As Democrats, our message has to be that we are in business to make life better for everyone—white, black, or anything else. Life for most people in the US is poorer, more stressful, and more uncertain than in any other developed country. That’s a fixable problem, and we’re trying to do it. It’s not easy to fight the powers that be—so it’s not pretty as a process—but we’re up for the fight. Climate fits in that picture as well. Racism has its particular challenges. But we are moving everyone up.
That message is not compatible with the current chest-beating (mostly self-appointed) about how morally superior we are to the moronic white racists. “Those people just have to get used to giving up the advantages they’ve enjoyed by being white, so they ought to suffer.” Not a great way to get elected and not what we stand for. It’s a false premise that we have to trade one group off against another.
That false premise is not just counterproductive as a message, it also leads to bad policy. It is not okay to assume that it’s fine to make the other guy suffer. In education, it is not okay to ignore kids who are successful, because they’re not the ones that count. (I can tell you about mixed classes in middle school math.) With education, as in everything else, we are in it to make things better for everyone. Fighting over insufficiently-provided resources—college slots or AP classes—is not the answer. Watering down education for the supposed benefit of the disadvantaged benefits no one. And both are distractions from the many other items (e.g. family economic stability) that are needed if we really want equality of opportunity. The objective is excellence for all.
We’re still living down “defund the police”—with columnists talking about how it is perfectly okay for mobs to trash the businesses of random people. This education stuff is if anything worse, because it turns racial progress into a threat. That may make some people happy, but it’s not productive, and it isn’t even to the advantage of the people it purports to serve.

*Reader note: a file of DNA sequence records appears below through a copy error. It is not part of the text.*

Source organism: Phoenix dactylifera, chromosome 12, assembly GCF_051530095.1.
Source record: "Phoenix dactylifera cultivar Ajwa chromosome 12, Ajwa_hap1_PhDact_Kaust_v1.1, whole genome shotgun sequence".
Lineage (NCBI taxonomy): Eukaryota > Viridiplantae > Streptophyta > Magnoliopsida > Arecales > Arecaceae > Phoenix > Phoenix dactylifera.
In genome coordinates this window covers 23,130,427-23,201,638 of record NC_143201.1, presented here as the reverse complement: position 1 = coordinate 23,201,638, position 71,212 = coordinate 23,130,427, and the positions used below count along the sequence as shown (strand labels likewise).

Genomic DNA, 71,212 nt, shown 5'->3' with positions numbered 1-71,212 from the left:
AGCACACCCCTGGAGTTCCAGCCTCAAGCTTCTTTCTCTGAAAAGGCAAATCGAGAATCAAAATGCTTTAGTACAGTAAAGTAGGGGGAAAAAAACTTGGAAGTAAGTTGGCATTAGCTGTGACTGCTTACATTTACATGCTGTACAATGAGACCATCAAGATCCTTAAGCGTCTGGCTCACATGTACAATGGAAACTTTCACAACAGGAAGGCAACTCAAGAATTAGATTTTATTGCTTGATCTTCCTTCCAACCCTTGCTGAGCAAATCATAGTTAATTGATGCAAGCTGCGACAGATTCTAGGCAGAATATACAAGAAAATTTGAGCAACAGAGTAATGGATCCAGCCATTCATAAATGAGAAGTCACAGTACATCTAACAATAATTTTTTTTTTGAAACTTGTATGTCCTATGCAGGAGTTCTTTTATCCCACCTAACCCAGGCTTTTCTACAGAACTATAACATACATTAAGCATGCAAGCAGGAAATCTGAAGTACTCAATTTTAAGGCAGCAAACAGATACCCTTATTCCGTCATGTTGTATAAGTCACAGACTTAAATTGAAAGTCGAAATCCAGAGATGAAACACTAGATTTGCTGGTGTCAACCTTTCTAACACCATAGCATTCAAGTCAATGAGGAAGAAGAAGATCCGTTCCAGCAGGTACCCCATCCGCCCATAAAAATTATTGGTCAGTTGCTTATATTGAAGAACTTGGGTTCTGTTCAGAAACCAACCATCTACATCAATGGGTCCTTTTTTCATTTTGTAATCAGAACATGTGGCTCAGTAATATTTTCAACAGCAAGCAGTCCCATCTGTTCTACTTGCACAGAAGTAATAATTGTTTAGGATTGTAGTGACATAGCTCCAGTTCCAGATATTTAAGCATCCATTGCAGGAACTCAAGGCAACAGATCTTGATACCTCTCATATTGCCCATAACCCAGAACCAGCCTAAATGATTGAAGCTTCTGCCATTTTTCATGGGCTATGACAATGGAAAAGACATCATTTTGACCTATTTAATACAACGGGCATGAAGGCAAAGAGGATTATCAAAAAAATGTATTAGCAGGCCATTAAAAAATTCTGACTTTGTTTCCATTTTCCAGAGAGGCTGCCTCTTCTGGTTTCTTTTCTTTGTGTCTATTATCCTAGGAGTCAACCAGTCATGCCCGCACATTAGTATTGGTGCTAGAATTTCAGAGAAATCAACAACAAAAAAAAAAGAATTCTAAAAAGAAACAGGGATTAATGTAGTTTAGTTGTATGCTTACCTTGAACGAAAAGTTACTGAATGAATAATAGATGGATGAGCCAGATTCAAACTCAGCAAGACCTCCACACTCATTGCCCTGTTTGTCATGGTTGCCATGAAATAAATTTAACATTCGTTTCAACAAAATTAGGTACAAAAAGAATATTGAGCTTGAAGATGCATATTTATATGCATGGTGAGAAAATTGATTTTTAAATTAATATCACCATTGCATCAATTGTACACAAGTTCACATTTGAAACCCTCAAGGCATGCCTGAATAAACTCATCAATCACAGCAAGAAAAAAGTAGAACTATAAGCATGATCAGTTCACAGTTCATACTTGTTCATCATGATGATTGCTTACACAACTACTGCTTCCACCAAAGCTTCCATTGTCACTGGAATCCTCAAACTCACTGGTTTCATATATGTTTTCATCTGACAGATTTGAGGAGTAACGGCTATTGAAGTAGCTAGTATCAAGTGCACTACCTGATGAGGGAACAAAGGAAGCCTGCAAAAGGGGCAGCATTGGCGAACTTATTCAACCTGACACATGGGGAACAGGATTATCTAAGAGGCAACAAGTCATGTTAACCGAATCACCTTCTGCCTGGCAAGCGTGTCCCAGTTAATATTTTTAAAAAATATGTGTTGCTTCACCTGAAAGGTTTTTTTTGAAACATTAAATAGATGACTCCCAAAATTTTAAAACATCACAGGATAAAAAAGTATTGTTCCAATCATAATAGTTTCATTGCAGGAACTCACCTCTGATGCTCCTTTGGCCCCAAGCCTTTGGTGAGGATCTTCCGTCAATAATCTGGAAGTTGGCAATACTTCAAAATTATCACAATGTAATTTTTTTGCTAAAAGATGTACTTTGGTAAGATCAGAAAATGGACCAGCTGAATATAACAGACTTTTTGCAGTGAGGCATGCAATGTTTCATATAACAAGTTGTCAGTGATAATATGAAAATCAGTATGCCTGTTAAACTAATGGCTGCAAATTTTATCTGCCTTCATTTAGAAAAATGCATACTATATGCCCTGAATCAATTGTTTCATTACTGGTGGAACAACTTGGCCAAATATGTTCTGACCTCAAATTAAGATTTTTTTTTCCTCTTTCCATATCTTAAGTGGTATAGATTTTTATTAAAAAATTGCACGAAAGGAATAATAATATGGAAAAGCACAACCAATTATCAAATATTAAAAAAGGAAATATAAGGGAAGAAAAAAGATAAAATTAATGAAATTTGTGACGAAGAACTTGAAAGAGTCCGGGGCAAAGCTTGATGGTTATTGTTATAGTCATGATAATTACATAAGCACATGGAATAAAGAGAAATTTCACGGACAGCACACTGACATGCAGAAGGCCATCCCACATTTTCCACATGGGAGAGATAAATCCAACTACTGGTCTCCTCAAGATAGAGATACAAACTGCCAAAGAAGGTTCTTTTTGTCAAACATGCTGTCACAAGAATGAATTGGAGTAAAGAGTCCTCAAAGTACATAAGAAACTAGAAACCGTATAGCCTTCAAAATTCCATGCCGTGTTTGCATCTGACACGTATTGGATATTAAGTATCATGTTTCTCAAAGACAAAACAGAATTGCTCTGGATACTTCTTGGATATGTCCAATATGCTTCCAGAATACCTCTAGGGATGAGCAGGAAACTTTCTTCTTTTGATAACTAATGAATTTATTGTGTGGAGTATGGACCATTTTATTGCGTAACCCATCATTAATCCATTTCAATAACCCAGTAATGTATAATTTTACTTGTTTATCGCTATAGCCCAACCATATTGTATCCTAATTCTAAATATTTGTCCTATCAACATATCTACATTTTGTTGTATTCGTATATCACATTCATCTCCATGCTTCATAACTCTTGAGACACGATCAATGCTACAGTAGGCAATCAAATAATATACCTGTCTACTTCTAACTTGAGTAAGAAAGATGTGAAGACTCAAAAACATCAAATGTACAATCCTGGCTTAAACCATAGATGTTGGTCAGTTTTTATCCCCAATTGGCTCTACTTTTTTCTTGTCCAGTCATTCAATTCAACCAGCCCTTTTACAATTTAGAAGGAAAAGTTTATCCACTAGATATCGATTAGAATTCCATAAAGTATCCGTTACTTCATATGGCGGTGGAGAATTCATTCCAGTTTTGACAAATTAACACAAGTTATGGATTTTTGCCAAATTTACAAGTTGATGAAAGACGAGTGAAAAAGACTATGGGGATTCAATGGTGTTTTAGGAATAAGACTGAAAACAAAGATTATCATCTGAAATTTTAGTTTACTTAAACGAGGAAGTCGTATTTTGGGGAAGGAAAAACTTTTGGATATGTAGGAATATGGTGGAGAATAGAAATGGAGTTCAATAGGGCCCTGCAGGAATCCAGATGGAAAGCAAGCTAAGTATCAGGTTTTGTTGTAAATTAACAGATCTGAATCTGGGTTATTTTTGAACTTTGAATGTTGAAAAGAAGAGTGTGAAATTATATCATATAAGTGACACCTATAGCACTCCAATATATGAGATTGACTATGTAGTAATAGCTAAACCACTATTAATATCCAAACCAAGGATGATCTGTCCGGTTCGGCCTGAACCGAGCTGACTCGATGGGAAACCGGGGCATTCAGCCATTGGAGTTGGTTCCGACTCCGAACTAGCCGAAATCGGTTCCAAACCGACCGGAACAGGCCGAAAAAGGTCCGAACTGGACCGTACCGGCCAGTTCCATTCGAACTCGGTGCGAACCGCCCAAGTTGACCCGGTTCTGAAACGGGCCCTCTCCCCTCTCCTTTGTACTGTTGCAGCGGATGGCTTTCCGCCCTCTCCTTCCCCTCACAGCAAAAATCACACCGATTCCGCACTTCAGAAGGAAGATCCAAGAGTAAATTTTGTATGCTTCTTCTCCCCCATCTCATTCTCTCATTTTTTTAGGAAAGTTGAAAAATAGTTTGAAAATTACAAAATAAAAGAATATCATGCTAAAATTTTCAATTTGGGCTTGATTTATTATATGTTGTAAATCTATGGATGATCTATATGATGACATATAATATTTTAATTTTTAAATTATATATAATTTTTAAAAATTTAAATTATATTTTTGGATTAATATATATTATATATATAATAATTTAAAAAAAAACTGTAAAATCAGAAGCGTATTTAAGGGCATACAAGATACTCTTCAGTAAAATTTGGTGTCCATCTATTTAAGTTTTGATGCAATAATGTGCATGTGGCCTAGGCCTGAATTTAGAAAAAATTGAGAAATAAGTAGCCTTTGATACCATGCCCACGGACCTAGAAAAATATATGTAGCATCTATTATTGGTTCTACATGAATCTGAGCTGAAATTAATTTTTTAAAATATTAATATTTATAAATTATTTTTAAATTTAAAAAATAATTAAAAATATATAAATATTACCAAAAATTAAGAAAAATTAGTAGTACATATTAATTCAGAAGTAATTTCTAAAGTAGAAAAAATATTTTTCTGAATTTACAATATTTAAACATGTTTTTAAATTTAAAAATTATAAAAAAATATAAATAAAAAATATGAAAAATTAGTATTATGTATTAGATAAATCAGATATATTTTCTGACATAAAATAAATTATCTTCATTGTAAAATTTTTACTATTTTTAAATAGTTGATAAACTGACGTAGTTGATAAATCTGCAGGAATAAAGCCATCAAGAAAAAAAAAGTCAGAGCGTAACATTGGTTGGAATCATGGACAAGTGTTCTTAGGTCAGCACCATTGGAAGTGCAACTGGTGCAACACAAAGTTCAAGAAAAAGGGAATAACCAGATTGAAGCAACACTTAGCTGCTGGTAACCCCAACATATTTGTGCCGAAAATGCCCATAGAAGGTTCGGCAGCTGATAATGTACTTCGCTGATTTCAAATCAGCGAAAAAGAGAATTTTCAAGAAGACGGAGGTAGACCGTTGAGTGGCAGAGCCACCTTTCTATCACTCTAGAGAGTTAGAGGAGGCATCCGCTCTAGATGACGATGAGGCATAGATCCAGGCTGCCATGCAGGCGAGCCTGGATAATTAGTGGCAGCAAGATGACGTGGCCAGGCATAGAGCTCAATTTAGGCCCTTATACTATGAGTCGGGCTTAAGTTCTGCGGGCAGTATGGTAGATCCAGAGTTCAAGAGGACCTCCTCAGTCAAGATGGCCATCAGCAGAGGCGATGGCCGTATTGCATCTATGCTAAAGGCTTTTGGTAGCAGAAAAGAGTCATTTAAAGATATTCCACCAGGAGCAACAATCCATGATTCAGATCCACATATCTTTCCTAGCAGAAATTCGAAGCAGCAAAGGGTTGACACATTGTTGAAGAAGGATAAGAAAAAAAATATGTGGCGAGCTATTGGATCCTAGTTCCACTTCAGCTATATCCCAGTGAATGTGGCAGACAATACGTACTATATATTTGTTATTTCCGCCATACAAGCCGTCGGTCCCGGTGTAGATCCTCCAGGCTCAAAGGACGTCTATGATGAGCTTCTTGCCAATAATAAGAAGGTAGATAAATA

As to what we ought to be talking about, it seems that vaccination is a marvelous metaphor for everything the Republican Party stands for. Vaccinated people don’t get sick and die; unvaccinated people do. The people cheering on the unvaccinated are largely vaccinated themselves (e.g. Murdoch and Fox people). They’re sacrificing their supporters to the task of keeping themselves in power. So they can continue to take their money–not just in taxes but in medical expenses, education expenses, and job insecurity.
There are lots of false bogeymen here. “We can’t have those benefits without tanking the economy.” “Just look at the inflation we’re already getting from the Democrats’ spending.” Virtually all the benefits of Trump tax cuts went to the ultra-rich. Virtually all of the corporate benefits went to stock buybacks instead of new investment. Virtually all of the inflation is from shortages created by continuing Covid supply issues. Just as the Obama-era Republicans kept the country poor by blocking all stimulus, the current Republicans are deliberately keeping the country poor by blocking the national recovery from Covid.
One thing that is certainly true is that our strength as a nation, both economic and military, is built on people. That means developing the capabilities of our population, spending on education and research, and getting the best and brightest from everywhere to come here. Furthermore we need to develop the infrastructure (e.g. for climate change, 5G) that the economy will need for the future. The Republican Party has proved it is ready to sacrifice all of that to profits returned to wealthy investors—and deliberately-incited divisiveness.
We need to be a nation united by policies that serve everyone. Our history was written by contributions from all levels of society, including many categories people written off both here and abroad. The divisions we have are more sown than real, so the most important message is that we are in this for all. That’s the only way forward.